At a rally in Tacoma that drew an estimated 12,000 people, Democratic vice-presidential candidate Joe Biden rejoiced over the endorsement of Republican and retired general Colin Powell, but cautioned supporters not to be overconfident about Barack Obama's lead in the polls.
TACOMA — Liz Burn waited more than six hours to hear Democratic vice-presidential candidate Joe Biden speak at a rally at Cheney Stadium today.
“It’s worth it,” she said before the rally even started. “They’re my rock stars.”
Burn was among 12,000 people who attended what campaign staff called Biden’s biggest vice-presidential rally.
Clouds melted and the sun warmed the field just before the event kicked off, featuring the biggest names among Washington Democrats. After warm-ups by the likes of U.S. Rep. Norm Dicks and hopeful Darcy Burner, Sen. Maria Cantwell introduced Sen. Patty Murray, who introduced Gov. Christine Gregoire.
- Students seeking sugar daddies for tuition, rent
- So the NRA sends a questionnaire to a Seattle state senator ...
- What's the top spelling 'mistake' in Washington state? The answer could make you sick
- 6 ways to befriend your bones and fend off osteoporosis
- Refusal in Bernie Sandersland to accept reality is really unreal
Most Read Stories
By the time Gregoire ceded the podium to Biden, the crowd had been through hearty rounds of cheering Democrats and booing President Bush and Republican presidential candidate John McCain.
Biden lavished praise on the governor and senators, and wished Burner well with a “good luck to you, kiddo.” Then he turned to stumping for the presidential ticket.
He rejoiced over the endorsement earlier today of Republican and retired general Colin Powell, but cautioned supporters not to be overconfident about Barack Obama’s lead in the polls.
“Polls don’t determine the outcome of elections; votes do,” the Delaware senator said, reminding people that the deadline for registering in person to vote is today.
“We’ve been dug into a very, very, very deep hole, both internationally and at home,” he said. “The stakes could not be higher … This is the single most consequential election since 1932,” when Franklin Roosevelt won.
With Obama as president, he said, the country’s economic fortunes would improve.
He also attacked McCain’s economic policies as more of the same-old Republican trickle-down ideology.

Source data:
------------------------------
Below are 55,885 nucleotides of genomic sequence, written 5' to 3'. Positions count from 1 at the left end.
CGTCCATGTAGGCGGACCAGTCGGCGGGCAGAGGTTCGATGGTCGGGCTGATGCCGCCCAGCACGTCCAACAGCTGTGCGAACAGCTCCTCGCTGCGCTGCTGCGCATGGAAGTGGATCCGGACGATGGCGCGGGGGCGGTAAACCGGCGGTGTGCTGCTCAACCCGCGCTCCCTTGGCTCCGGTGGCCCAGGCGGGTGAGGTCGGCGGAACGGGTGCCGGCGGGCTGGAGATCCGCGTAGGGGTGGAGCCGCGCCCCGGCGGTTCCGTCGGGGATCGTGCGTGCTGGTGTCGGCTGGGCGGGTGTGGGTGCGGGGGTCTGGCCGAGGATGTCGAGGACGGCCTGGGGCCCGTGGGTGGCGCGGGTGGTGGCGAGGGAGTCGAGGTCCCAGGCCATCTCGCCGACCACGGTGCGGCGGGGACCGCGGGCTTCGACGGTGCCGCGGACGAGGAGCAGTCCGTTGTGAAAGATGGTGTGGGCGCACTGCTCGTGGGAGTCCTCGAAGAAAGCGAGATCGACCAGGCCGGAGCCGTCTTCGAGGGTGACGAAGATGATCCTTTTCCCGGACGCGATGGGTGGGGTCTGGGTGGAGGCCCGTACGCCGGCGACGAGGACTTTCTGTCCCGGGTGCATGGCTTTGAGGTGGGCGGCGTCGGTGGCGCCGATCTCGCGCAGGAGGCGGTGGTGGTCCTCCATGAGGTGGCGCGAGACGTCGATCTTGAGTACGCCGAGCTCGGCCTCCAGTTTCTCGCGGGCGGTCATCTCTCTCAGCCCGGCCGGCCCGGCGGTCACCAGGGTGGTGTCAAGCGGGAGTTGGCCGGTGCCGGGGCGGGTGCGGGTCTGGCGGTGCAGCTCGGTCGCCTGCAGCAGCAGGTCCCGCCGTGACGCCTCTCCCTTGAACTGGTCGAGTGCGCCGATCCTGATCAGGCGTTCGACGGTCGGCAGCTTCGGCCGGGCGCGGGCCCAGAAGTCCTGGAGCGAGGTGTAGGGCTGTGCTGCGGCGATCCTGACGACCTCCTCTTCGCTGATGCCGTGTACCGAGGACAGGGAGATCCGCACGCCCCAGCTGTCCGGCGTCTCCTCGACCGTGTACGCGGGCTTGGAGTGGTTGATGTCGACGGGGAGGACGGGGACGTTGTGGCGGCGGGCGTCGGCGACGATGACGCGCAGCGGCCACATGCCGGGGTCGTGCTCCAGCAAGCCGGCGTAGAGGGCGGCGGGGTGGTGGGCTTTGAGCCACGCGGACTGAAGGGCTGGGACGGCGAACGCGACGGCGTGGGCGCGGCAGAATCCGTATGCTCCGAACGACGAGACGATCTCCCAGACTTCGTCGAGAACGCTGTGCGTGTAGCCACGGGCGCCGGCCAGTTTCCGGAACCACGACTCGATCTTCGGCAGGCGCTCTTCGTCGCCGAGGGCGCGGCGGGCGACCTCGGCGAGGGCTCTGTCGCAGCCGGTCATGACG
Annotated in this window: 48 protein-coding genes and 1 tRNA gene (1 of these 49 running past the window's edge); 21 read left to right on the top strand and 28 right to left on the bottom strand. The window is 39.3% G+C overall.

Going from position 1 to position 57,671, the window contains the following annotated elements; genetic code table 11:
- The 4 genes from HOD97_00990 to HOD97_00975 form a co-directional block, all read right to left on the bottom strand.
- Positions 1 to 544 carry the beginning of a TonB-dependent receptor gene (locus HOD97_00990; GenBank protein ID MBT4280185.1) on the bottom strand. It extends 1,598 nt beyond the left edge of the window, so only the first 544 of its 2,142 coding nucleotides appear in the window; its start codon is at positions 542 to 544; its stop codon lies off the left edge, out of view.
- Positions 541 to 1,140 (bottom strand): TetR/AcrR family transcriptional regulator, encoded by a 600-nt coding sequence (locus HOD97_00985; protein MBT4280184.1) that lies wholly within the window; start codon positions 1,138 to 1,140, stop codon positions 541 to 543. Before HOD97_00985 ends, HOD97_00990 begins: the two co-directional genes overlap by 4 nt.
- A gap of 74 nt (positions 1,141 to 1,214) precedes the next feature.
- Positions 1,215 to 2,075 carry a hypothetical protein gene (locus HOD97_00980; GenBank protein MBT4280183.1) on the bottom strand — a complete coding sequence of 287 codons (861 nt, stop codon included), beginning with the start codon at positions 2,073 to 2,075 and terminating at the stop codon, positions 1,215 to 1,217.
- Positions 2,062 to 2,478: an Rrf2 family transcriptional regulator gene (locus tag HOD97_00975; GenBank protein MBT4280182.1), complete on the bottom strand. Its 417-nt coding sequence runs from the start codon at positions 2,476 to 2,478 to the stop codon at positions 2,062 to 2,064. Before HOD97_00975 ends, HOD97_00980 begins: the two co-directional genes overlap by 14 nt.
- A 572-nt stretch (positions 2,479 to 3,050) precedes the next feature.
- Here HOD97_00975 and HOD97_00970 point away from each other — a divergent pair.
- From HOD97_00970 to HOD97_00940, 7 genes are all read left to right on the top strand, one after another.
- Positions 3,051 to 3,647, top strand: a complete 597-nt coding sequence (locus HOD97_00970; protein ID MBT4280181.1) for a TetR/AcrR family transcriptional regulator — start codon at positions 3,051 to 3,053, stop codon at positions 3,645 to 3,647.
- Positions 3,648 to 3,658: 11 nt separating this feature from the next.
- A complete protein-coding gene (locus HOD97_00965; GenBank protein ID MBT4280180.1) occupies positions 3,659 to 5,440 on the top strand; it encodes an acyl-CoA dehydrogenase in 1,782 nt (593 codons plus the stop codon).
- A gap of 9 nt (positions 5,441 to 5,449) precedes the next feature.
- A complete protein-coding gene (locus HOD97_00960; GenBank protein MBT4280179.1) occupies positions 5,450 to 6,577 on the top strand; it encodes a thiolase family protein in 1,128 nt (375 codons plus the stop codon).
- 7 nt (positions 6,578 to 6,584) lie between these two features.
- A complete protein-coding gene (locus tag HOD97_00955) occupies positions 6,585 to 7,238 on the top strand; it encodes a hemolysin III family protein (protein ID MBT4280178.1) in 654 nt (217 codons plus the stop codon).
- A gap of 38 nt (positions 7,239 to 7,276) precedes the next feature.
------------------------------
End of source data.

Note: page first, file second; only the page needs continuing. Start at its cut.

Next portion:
“There’s not one fundamental economic issue that John McCain disagrees with George Bush on,” Biden said. McCain wants to “double-down” on tax cuts to the wealthy, he said.
That’s not to bash the wealthy, said Biden, who headed after the rally to a $1,000-a-head reception and $25,000-a-head “VIP” event at the Seattle Sheraton.
“I think they’re just as patriotic as poor folks,” he said. “We just haven’t asked as much of them.”
He and Obama would restore America’s middle class and regain its respect internationally, Biden said.
“The first step we’re going to take is we’re going to end this war in Iraq,” he said to wild cheering.
Biden reiterated the campaign’s plan to cut taxes for the middle class, saying it’s “not just because it’s fair,” but that helping the middle class benefits the economy as a whole.
He also called for Congress to institute a three-month moratorium on mortgage foreclosures to give the $700 billion bailout of the financial industry time to work.
And Biden rebutted recent Republican concerns about redistributing wealth, saying that rich Americans have become richer under Republican policies. They have been redistributing wealth, “and it’s been all the wrong way.”
Helping the middle class through this hard time is about more than saving the economy, Biden said, assuring the crowd that he and Obama know how deep the crisis cuts into people’s lives.
“It’s more than losing your house, it’s losing your self-esteem,” he said. “It’s not just about you losing your job. It’s about dignity.”
Melissa Allison: 206-464-3312 or firstname.lastname@example.org